Save Energy. Change light bulbs, appliances, TVs and computers to those that have earned EPA’s ENERGY STAR rating. Adjust heating and cooling by two degrees. Turn off lights when you leave a room. Unplug electronics when you aren’t using them. Wash clothes in cold water. Change furnace filters regularly. Check your house for leaks. Go to www.EnergyStar.gov to learn more. Recycle and Buy Recycled. Check with your local recycling program to learn what materials are accepted, then take steps to keep recyclable paper, cardboard, glass, metal, electronics and plastics out of your trash. When purchasing products, choose items that contain a high percentage of recycled content. Don’t Waste. Produce less trash. Use reusable products, such as fiber shopping bags and glass food containers, go paperless and compost food waste rather than trashing it. Be Water Conscious. Conserve water by turning off the faucet when you brush your teeth, checking the toilet for leaks, landscaping with succulents and native plants that require less water, and using low-flow fixtures, faucets and showerheads. Use Less Fuel. Carpool, bike, walk or use public transportation when you can. When using your car, save money and use less gas by: keeping tires properly inflated, using cruise control on flat trips, maintaining the engine, ridding your car and trunk of unnecessary items and combining errands to reduce miles on the road. Calculate your savings based on your car’s make and model with the Alliance to Save Energy’s online tool at www.DriveSmarterChallenge.org. Share Your Green Thoughts. Give a green tip to a friend. Small earth-friendly changes add up when others go green, too.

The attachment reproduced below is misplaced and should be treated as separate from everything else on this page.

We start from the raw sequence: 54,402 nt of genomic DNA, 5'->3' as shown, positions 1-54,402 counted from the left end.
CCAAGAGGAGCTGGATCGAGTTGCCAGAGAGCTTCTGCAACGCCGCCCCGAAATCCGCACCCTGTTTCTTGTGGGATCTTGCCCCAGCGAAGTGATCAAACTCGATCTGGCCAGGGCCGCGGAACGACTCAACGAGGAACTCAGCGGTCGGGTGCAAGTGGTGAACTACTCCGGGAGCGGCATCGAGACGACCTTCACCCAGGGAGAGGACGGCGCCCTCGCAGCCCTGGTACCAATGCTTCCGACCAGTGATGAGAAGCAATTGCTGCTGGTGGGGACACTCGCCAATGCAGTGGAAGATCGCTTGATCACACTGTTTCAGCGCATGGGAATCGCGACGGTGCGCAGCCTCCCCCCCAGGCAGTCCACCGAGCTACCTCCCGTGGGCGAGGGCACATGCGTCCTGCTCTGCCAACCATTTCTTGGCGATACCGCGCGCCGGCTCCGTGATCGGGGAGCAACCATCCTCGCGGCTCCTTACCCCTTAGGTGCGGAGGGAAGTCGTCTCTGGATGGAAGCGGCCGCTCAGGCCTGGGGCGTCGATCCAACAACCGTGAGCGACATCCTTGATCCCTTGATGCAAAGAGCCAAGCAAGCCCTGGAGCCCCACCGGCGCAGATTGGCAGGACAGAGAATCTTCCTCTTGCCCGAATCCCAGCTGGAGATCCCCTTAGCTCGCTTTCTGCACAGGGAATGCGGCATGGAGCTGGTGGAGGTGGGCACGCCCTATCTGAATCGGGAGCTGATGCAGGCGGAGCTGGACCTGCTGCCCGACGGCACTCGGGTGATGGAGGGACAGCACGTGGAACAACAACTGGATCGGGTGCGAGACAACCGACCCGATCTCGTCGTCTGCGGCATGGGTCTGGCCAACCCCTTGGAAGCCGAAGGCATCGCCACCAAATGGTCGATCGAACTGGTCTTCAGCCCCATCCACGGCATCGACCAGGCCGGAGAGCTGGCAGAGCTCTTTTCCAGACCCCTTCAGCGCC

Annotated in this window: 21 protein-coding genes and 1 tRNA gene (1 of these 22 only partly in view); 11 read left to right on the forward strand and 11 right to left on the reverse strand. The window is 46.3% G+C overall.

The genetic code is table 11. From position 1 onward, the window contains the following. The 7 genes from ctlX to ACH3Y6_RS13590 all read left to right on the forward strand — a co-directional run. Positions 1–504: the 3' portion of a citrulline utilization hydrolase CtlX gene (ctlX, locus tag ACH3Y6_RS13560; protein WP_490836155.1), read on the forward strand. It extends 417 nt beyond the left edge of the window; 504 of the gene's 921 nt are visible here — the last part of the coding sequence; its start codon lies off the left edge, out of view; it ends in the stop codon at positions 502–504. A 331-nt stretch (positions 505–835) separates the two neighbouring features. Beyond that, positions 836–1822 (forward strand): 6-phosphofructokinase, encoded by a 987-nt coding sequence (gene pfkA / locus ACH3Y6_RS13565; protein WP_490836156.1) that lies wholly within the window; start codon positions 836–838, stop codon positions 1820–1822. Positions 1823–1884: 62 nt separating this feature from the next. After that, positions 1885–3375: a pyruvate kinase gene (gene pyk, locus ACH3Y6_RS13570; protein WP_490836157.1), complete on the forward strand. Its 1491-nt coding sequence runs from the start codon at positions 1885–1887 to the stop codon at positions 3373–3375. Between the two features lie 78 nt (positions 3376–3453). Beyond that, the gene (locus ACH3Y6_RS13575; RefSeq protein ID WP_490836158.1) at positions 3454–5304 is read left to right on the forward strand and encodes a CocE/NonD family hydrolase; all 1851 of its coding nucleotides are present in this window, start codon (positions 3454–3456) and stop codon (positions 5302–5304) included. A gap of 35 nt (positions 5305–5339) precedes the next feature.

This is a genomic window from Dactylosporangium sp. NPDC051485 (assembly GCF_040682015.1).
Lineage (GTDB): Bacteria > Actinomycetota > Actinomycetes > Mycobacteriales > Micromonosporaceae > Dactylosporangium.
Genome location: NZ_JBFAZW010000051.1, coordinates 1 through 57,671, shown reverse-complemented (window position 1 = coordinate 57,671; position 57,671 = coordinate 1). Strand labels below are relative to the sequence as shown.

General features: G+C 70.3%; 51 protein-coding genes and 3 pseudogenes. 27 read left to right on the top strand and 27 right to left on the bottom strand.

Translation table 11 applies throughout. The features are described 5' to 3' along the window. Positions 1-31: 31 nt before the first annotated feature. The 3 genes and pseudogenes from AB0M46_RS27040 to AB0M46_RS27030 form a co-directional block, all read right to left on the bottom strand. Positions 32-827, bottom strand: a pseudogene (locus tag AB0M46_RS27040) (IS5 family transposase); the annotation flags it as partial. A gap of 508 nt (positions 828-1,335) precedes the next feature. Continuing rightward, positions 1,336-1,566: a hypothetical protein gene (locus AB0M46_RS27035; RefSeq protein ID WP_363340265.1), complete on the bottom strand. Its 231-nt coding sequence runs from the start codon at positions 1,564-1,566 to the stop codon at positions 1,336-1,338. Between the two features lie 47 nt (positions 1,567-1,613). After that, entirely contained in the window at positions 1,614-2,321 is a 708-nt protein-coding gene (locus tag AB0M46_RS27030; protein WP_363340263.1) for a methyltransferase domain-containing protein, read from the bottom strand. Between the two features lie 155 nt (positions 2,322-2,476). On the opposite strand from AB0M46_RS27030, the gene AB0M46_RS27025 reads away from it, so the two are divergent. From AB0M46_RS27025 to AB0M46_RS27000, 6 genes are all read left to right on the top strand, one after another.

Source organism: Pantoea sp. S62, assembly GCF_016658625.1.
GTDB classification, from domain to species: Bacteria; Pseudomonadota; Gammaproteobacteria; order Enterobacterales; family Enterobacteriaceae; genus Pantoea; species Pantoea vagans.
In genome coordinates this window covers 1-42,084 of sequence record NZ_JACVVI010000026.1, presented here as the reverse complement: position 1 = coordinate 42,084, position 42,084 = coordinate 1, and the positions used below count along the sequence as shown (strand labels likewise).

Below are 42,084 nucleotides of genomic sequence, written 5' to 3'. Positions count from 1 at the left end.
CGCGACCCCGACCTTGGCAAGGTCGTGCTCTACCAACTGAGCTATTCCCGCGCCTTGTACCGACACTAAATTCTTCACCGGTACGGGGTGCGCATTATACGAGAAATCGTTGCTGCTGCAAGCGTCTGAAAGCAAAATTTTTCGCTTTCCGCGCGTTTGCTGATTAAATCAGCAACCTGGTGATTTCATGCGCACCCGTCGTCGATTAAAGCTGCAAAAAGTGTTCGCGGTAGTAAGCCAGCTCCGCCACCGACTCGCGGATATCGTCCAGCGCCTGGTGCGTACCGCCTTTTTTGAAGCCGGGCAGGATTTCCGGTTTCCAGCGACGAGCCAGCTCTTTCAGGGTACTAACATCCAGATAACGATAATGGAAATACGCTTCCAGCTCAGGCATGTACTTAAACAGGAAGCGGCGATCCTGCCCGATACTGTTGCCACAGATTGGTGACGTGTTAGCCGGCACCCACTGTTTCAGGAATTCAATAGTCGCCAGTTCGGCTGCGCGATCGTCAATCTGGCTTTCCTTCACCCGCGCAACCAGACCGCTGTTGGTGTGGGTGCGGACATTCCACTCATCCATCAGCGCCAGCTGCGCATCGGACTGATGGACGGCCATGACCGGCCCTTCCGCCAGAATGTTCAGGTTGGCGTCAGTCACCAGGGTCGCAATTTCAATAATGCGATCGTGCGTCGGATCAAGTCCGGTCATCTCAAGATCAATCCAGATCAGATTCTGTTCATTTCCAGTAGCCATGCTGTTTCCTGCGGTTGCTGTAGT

PSA Scripts